December 4, 2013

Anna Karenina

I know it's the movie poster, but you get all the main characters this way.

We follow two love stories in this novel. We start with Levin, arriving in Moscow to woo Kitty. Anna arrives at the same time to comfort her sister-in-law, Dolly (Kitty’s older sister), in the wake of the revelation that her husband has cheated on her.

In a collision of worlds, Levin proposes to Kitty, but Kitty refuses because she’s in love with Vronsky, a young army officer. Kitty is convinced that Vronsky is about to propose, and even though she loves Levin, she’s blinded by the romance of Vronsky’s courtship. Vronsky meanwhile has just met Anna at the train station, where someone has been hit by a train, and has fallen instantly in love with her, forgetting all about Kitty, whom he never loved, but did like. At the ball following Levin’s proposal, Kitty sees that Vronsky has completely forgotten her and is in love with Anna, whom she had thought of as a mentor.

Levin leaves town painfully hurt at Kitty’s refusal and goes to his country estate, where he spends most of his time. Kitty plunges into depression caused by the double blow of losing Vronsky and secretly realizing that she would have been happy with Levin but she gave him up for nothing. Anna leaves to return to Petersburg to her husband and son. Vronsky leaves for Petersburg for the purpose of following and courting Anna with the hope of becoming her lover.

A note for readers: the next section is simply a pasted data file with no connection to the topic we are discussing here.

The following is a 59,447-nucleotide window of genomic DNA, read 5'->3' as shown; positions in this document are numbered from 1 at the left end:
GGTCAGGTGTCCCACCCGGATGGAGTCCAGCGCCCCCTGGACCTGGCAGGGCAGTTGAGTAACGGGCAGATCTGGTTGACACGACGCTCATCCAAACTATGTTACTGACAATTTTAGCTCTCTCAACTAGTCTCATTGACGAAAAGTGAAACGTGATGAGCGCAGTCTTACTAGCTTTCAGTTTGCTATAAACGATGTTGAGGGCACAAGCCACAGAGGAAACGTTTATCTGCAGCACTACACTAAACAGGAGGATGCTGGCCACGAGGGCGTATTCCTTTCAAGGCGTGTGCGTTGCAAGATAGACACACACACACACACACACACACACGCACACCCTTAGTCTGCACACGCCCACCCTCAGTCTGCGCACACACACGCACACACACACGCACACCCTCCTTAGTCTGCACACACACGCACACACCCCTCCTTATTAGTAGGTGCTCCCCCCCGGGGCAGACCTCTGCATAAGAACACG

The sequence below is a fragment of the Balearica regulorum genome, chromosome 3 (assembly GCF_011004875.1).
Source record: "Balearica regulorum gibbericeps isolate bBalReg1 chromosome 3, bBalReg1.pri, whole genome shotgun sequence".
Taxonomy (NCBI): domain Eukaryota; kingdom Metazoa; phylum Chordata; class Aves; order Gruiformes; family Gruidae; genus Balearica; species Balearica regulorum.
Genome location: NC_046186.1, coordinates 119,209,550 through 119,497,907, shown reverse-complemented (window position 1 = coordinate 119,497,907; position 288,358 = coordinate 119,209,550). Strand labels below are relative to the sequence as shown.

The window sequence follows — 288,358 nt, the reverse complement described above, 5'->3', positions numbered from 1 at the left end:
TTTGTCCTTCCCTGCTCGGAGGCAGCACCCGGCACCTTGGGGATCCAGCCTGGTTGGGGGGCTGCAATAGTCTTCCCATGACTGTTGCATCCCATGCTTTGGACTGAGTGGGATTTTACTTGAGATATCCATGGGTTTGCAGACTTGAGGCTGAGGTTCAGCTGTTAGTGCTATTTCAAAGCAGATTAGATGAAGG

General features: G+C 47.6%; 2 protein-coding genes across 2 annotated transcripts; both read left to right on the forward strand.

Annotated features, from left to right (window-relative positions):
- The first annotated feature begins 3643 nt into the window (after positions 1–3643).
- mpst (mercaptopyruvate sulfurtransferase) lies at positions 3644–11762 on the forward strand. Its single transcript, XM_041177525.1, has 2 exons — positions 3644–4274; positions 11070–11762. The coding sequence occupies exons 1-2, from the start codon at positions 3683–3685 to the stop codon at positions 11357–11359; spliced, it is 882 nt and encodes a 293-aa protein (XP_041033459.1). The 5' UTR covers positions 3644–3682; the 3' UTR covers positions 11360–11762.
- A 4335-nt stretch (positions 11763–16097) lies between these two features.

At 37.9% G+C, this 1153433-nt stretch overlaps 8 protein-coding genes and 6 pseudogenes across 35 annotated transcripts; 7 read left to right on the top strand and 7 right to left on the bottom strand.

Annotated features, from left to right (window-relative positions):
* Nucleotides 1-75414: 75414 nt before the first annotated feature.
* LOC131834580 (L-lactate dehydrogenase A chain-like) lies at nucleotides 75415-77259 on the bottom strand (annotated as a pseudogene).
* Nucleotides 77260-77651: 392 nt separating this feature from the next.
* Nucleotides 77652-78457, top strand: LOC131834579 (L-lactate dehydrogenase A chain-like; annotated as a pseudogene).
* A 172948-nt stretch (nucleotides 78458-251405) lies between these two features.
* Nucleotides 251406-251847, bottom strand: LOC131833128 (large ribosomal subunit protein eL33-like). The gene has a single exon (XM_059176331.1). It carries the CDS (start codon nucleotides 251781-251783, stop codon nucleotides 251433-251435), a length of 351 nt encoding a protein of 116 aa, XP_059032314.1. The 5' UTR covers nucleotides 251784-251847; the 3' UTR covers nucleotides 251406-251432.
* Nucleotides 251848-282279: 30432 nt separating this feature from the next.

Anna and Vronsky do become lovers.  Kitty finds consolation through friendship while traveling abroad to recover from her depression. Levin spends a lot of time pouting and trying to improve farming methods on his estate.

Things come to a head for Anna when she finally explodes at her husband and tells him about her affair. Divorce at the time was possible, but very messy and socially anathema. Her husband decides he’d rather save face and tells her that she can do what she wants as long as she doesn’t embarrass him. A short time later, however, he finds Vronsky at his house and in a fury he takes a trip across the country bent on divorcing Anna on his return. Incidentally, she’s also pregnant with Vronsky’s child at this point, but nobody seems to remark on it. The husband rushes back to Petersburg when he gets a telegram telling him that Anna is dying in childbirth. He rushes in and in a moment of divine inspiration, forgives her everything, forgives Vronsky, and adores the baby girl that is not his. Anna recovers, but her spirit is broken under the benevolence of her husband and her own feelings of disgust at her behavior. Vronsky is so upset that he shoots himself in the chest, but doesn’t die. After all that, Anna and Vronsky take the baby and go off to live abroad like a married couple with her husband’s blessing.

Levin eventually has the courage to meet Kitty again and they quickly realize that despite their past, they love each other. Levin immediately proposes and Kitty accepts.

Anna and Vronsky are not happy abroad, in Petersburg, Moscow, or the country. Because Anna is not divorced no one will even acknowledge her in society. This creates such neediness in her that Vronsky feels suffocated and they begin to grow apart. Finally Anna is plunged into a jealous depression and throws herself under a train because of a supposed slight by Vronsky. (Circular story telling!)